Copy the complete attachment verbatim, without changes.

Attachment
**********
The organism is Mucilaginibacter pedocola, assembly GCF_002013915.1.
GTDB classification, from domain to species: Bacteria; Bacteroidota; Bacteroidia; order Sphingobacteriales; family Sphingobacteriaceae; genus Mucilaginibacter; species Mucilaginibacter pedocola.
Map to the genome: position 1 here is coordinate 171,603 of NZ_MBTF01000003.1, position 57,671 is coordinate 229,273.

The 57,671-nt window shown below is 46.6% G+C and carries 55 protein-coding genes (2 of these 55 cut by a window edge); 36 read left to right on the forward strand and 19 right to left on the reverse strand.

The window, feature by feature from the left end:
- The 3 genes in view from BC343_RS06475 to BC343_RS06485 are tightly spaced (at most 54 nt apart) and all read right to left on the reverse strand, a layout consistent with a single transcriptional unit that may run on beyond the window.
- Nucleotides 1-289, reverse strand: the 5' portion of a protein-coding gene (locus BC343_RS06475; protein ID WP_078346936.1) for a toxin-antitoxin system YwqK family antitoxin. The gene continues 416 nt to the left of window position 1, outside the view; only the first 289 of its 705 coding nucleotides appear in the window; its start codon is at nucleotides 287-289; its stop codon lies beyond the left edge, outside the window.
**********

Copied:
The organism is Mucilaginibacter pedocola, assembly GCF_002013915.1.
GTDB classification, from domain to species: Bacteria; Bacteroidota; Bacteroidia; order Sphingobacteriales; family Sphingobacteriaceae; genus Mucilaginibacter; species Mucilaginibacter pedocola.
Map to the genome: position 1 here is coordinate 171,603 of NZ_MBTF01000003.1, position 57,671 is coordinate 229,273.

The 57,671-nt window shown below is 46.6% G+C and carries 55 protein-coding genes (2 of these 55 cut by a window edge); 36 read left to right on the forward strand and 19 right to left on the reverse strand.

The window, feature by feature from the left end:
- The 3 genes in view from BC343_RS06475 to BC343_RS06485 are tightly spaced (at most 54 nt apart) and all read right to left on the reverse strand, a layout consistent with a single transcriptional unit that may run on beyond the window.
- Nucleotides 1-289, reverse strand: the 5' portion of a protein-coding gene (locus BC343_RS06475; protein ID WP_078346936.1) for a toxin-antitoxin system YwqK family antitoxin. The gene continues 416 nt to the left of window position 1, outside the view; only the first 289 of its 705 coding nucleotides appear in the window; its start codon is at nucleotides 287-289; its stop codon lies beyond the left edge, outside the window.